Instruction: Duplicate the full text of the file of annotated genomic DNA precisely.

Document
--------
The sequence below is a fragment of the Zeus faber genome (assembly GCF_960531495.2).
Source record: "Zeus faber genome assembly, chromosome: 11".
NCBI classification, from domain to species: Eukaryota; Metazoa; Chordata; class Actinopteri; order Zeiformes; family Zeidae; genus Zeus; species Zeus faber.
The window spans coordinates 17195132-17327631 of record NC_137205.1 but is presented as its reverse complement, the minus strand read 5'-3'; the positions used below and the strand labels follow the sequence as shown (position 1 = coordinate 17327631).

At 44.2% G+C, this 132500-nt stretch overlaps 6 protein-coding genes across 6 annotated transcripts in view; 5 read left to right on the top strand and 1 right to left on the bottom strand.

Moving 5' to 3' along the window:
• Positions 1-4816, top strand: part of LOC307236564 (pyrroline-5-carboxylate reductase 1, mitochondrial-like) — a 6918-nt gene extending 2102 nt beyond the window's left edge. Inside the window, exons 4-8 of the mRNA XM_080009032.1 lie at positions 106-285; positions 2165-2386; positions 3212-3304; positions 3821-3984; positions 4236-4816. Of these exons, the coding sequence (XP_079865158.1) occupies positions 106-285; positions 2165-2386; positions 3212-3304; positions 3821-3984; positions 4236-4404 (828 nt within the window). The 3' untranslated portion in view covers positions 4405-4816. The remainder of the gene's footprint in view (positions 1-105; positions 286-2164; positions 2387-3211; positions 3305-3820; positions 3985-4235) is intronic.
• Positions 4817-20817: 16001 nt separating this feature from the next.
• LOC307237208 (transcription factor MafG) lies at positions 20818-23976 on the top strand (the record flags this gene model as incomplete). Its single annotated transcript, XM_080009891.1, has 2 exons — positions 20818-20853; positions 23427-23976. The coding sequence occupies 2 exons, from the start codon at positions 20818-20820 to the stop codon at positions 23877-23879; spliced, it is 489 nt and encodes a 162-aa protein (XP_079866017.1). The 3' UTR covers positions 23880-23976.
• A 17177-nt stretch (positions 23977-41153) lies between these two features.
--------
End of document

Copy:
The sequence below is a fragment of the Zeus faber genome (assembly GCF_960531495.2).
Source record: "Zeus faber genome assembly, chromosome: 11".
NCBI classification, from domain to species: Eukaryota; Metazoa; Chordata; class Actinopteri; order Zeiformes; family Zeidae; genus Zeus; species Zeus faber.
The window spans coordinates 17195132-17327631 of record NC_137205.1 but is presented as its reverse complement, the minus strand read 5'-3'; the positions used below and the strand labels follow the sequence as shown (position 1 = coordinate 17327631).

At 44.2% G+C, this 132500-nt stretch overlaps 6 protein-coding genes across 6 annotated transcripts in view; 5 read left to right on the top strand and 1 right to left on the bottom strand.

Moving 5' to 3' along the window:
• Positions 1-4816, top strand: part of LOC307236564 (pyrroline-5-carboxylate reductase 1, mitochondrial-like) — a 6918-nt gene extending 2102 nt beyond the window's left edge. Inside the window, exons 4-8 of the mRNA XM_080009032.1 lie at positions 106-285; positions 2165-2386; positions 3212-3304; positions 3821-3984; positions 4236-4816. Of these exons, the coding sequence (XP_079865158.1) occupies positions 106-285; positions 2165-2386; positions 3212-3304; positions 3821-3984; positions 4236-4404 (828 nt within the window). The 3' untranslated portion in view covers positions 4405-4816. The remainder of the gene's footprint in view (positions 1-105; positions 286-2164; positions 2387-3211; positions 3305-3820; positions 3985-4235) is intronic.
• Positions 4817-20817: 16001 nt separating this feature from the next.
• LOC307237208 (transcription factor MafG) lies at positions 20818-23976 on the top strand (the record flags this gene model as incomplete). Its single annotated transcript, XM_080009891.1, has 2 exons — positions 20818-20853; positions 23427-23976. The coding sequence occupies 2 exons, from the start codon at positions 20818-20820 to the stop codon at positions 23877-23879; spliced, it is 489 nt and encodes a 162-aa protein (XP_079866017.1). The 3' UTR covers positions 23880-23976.
• A 17177-nt stretch (positions 23977-41153) lies between these two features.